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Having through all the village past,
To a small cottage came at last!
Where dwelt a good old honest ye’man,
Callid in the neighbourhood Philemon ;
Who kindly did these faints invite
In his poor hut to pass the night;
And then the hospitable fire
Bid goody Baucis mend the fire';
While he from out the chimney took

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A fitch of bacon off the hook,
And freely from the fattest fide
Cut out large slices to be fry’d;
Then stepp'd afide to fetch them drink,
Fill’d a large jug up to the brink,

30 And saw it fairly twice go round; Yet (what is wonderful!) they found, 'Twas still replenish'd to the top, As if they ne'er had touch'd a drop. "The good old couple were amaz’d,

35 And often on each other gaz'd ; For both were frighten’d to the heart, And just began to cry,

What art! Then softly turn'd aside to view Whether the lights were burning blue. 40 The gentle pilgrims, soon aware on't, Told them their calling, and their errand : Good folks, you need not be afraid, We are but saints, the hermits said ; No hurt shall come to you or yours :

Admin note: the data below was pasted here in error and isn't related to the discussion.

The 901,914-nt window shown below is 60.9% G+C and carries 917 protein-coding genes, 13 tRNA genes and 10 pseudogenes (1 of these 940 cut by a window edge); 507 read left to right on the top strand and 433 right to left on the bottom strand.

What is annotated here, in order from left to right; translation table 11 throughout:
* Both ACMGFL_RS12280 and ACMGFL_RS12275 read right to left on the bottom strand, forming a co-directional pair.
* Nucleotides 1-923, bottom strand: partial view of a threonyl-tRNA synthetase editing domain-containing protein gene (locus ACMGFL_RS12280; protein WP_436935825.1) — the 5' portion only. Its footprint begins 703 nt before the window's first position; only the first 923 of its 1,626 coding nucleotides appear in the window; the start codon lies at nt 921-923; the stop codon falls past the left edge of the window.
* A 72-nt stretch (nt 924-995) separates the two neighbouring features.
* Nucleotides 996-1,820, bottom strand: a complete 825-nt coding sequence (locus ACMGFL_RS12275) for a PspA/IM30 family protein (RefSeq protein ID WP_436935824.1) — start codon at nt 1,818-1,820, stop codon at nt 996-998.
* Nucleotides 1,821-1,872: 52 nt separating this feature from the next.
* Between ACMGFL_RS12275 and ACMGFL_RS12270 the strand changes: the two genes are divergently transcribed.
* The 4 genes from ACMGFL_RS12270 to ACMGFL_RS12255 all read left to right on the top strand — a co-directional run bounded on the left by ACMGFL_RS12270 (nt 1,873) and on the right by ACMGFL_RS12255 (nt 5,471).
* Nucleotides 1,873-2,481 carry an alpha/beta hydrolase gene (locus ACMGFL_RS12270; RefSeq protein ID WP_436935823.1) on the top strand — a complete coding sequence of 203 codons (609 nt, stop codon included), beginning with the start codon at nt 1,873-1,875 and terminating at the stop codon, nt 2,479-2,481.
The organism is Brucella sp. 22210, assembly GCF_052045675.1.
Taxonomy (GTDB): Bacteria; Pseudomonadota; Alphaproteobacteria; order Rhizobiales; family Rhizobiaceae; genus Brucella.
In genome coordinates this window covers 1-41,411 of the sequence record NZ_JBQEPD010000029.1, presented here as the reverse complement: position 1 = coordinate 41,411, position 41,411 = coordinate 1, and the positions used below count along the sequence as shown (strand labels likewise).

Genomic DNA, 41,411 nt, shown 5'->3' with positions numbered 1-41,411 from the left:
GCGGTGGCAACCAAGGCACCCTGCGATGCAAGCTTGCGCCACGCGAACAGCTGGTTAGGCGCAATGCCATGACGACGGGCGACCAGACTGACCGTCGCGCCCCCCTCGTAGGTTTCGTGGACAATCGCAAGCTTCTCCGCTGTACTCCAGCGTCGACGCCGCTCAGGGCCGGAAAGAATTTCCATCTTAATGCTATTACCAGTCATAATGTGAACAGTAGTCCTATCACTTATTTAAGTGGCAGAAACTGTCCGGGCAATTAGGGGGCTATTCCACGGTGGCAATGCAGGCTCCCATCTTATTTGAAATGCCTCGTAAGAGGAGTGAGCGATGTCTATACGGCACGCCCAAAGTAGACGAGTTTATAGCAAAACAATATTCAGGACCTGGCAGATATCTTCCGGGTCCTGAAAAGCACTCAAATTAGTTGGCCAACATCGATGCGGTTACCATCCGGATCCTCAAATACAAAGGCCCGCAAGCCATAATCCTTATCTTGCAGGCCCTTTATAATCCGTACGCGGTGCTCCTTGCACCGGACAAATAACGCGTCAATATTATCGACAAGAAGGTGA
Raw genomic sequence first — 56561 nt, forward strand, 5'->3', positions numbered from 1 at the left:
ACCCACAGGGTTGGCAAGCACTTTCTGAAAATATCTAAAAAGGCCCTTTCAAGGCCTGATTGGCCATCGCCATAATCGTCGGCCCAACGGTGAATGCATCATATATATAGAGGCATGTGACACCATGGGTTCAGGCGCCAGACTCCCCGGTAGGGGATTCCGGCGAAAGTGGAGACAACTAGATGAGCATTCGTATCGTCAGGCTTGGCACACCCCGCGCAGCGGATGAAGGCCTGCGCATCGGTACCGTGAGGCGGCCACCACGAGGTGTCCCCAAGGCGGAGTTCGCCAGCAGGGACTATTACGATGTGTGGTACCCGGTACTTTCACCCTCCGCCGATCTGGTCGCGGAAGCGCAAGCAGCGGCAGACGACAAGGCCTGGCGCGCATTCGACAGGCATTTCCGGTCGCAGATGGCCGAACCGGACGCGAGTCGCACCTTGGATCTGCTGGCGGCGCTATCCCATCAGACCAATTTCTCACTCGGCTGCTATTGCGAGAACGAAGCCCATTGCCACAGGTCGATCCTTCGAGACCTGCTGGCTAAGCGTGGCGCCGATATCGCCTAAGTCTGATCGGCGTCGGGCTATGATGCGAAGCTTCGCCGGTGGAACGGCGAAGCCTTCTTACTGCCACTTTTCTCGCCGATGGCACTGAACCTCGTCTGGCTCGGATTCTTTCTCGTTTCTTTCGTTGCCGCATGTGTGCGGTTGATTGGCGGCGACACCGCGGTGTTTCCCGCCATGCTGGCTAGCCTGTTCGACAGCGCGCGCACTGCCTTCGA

45 But for that pack of churlish boors, VOL. I.

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Not fit to live on Christian ground,
They and their houses shall be drown'd;
Whilst you fhall see your cottage rise,
And grow a church before your eyes.

They scarce had spoke,' when fair and soft
The roof began to mount aloft ;
Aloft rose every beam and rafter ;
The heavy wall climb'd slowly after.

The chimney widend, and grew higher,
Became a steeple with a spire.

The kettle to the top was hoist,
And there stood fasten'd to a joist,
But with the upside down, to show
Its inclination for below :
In vain ; for a superior force
Apply'd at bottom stops its course:
Doom'd ever in suspence to dwell,
"Tis now no kettle, but a bell.

A wooden jack, which had almost
Loft by disuse the art to roast,
A sudden alteration feels,
Increas'd by new intestine wheels;
And, what exalts the wonder more,
The number made the motion Nower.
The flier, though ’t had leaden feet,
Turn'd round so quick, you scarce could
But, llacken’d by some secret power,
Now hardly moves an inch an hour.
The jack and chimney, near ally'd,
Had never left each other's Gde :

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The chimney to a steeple grown,
The jack would not be left alone;
But, up against the steeple rear'd,
Became a clock, and still adher'd;

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And still its love to houshold-cares,
By a shrill voice at noon, declares,
Warning the cook-maid not to burn
That roast-meat, which it cannot turn.

The groaning-chair began to crawl,
Like a huge snail, along the wall ;
There stuck aloft in public view,
And, with small change, a pulpit grew.

The porringers, that in a row
Hung high, and made a glittering show, go
To a less noble substance chang'd,
Were now but leathern buckets rang'd.